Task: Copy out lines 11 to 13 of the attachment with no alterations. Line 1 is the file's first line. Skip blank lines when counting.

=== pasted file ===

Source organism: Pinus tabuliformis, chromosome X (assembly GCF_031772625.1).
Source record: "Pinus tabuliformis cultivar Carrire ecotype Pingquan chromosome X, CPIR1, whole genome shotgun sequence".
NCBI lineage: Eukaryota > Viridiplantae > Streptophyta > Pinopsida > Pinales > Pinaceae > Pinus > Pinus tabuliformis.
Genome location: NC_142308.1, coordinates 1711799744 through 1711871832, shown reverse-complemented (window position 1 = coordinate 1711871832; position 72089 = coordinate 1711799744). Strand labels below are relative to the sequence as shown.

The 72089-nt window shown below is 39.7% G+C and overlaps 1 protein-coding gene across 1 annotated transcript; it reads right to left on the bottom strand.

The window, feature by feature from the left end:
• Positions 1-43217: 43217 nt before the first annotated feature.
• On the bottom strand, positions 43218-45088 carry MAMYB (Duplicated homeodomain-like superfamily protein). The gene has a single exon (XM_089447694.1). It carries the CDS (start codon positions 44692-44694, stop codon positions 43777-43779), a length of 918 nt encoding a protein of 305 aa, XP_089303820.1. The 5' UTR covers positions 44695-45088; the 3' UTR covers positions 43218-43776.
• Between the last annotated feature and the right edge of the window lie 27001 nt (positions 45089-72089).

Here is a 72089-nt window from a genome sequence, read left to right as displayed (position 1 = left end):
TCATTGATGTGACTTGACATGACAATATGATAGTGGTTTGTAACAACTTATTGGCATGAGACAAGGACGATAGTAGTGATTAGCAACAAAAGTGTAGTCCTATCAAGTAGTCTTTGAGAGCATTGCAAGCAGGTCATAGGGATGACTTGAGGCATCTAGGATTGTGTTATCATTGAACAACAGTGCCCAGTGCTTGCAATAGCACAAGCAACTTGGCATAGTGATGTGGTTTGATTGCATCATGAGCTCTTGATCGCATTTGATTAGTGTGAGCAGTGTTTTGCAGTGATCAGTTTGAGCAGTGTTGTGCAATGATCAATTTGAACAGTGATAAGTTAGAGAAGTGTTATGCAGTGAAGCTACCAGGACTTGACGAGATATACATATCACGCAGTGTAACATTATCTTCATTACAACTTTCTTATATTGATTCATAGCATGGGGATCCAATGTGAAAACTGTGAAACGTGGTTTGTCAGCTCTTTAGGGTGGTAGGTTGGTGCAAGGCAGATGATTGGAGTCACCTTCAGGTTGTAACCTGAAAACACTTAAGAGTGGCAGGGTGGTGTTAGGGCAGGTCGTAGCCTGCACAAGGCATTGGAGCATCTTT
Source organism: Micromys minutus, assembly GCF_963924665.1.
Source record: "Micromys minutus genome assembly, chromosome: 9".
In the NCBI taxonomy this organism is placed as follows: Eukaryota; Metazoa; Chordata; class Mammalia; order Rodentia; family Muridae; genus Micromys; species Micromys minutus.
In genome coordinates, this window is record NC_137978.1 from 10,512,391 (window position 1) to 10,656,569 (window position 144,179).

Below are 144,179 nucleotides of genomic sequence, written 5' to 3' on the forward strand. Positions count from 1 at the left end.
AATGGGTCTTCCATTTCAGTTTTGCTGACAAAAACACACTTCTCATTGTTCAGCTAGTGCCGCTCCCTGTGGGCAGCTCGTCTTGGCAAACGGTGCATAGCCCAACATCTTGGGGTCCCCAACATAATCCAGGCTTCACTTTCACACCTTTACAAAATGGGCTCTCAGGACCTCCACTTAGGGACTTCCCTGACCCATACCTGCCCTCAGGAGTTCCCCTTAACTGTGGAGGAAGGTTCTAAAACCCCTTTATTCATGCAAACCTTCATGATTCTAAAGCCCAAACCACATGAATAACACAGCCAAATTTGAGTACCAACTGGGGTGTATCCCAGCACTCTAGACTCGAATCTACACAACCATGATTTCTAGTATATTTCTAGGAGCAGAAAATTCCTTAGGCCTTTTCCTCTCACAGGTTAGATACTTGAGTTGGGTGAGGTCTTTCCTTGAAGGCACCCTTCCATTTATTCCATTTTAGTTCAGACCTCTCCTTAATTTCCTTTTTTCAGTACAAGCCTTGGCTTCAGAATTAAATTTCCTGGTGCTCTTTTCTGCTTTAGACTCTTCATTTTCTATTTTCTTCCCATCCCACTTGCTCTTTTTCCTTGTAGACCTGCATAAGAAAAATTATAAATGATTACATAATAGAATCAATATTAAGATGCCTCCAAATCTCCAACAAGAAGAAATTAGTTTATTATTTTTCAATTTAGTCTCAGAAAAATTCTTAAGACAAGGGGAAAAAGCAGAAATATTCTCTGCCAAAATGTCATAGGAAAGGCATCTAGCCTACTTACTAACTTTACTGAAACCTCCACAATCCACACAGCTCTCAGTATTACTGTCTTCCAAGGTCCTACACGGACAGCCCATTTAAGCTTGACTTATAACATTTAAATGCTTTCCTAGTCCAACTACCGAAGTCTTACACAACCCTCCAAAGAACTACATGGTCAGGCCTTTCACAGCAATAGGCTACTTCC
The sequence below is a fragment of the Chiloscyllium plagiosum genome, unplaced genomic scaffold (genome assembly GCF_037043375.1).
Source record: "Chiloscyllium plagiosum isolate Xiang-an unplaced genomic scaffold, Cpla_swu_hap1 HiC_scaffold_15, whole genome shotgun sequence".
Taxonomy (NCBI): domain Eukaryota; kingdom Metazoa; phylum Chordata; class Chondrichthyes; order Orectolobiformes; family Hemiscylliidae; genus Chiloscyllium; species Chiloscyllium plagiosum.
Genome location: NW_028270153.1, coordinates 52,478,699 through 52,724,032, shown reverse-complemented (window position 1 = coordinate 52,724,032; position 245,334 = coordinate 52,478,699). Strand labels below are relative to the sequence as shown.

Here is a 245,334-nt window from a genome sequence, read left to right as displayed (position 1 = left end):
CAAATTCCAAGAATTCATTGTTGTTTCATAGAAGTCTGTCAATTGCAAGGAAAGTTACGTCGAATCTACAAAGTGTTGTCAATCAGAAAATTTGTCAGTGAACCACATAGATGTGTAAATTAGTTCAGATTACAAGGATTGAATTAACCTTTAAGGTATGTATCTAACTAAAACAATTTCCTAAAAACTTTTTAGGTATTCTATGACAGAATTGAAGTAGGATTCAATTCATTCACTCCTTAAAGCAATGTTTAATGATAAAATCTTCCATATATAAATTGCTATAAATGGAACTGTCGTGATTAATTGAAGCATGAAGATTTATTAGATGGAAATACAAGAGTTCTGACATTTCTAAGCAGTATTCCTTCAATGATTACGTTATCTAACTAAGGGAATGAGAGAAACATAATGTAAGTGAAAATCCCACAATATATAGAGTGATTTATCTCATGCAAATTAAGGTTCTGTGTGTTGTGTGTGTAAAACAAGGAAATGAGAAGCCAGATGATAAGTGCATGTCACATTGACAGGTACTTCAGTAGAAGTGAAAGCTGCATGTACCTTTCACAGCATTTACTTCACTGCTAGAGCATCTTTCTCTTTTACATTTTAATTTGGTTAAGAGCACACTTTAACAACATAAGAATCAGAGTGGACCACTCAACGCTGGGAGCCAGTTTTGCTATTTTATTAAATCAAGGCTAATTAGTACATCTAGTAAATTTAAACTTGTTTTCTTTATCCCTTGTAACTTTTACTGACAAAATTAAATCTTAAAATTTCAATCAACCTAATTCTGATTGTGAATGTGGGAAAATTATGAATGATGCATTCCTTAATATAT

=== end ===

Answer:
TCATTGATGTGACTTGACATGACAATATGATAGTGGTTTGTAACAACTTATTGGCATGAGACAAGGACGATAGTAGTGATTAGCAACAAAAGTGTAGTCCTATCAAGTAGTCTTTGAGAGCATTGCAAGCAGGTCATAGGGATGACTTGAGGCATCTAGGATTGTGTTATCATTGAACAACAGTGCCCAGTGCTTGCAATAGCACAAGCAACTTGGCATAGTGATGTGGTTTGATTGCATCATGAGCTCTTGATCGCATTTGATTAGTGTGAGCAGTGTTTTGCAGTGATCAGTTTGAGCAGTGTTGTGCAATGATCAATTTGAACAGTGATAAGTTAGAGAAGTGTTATGCAGTGAAGCTACCAGGACTTGACGAGATATACATATCACGCAGTGTAACATTATCTTCATTACAACTTTCTTATATTGATTCATAGCATGGGGATCCAATGTGAAAACTGTGAAACGTGGTTTGTCAGCTCTTTAGGGTGGTAGGTTGGTGCAAGGCAGATGATTGGAGTCACCTTCAGGTTGTAACCTGAAAACACTTAAGAGTGGCAGGGTGGTGTTAGGGCAGGTCGTAGCCTGCACAAGGCATTGGAGCATCTTT
Source organism: Micromys minutus, assembly GCF_963924665.1.
Source record: "Micromys minutus genome assembly, chromosome: 9".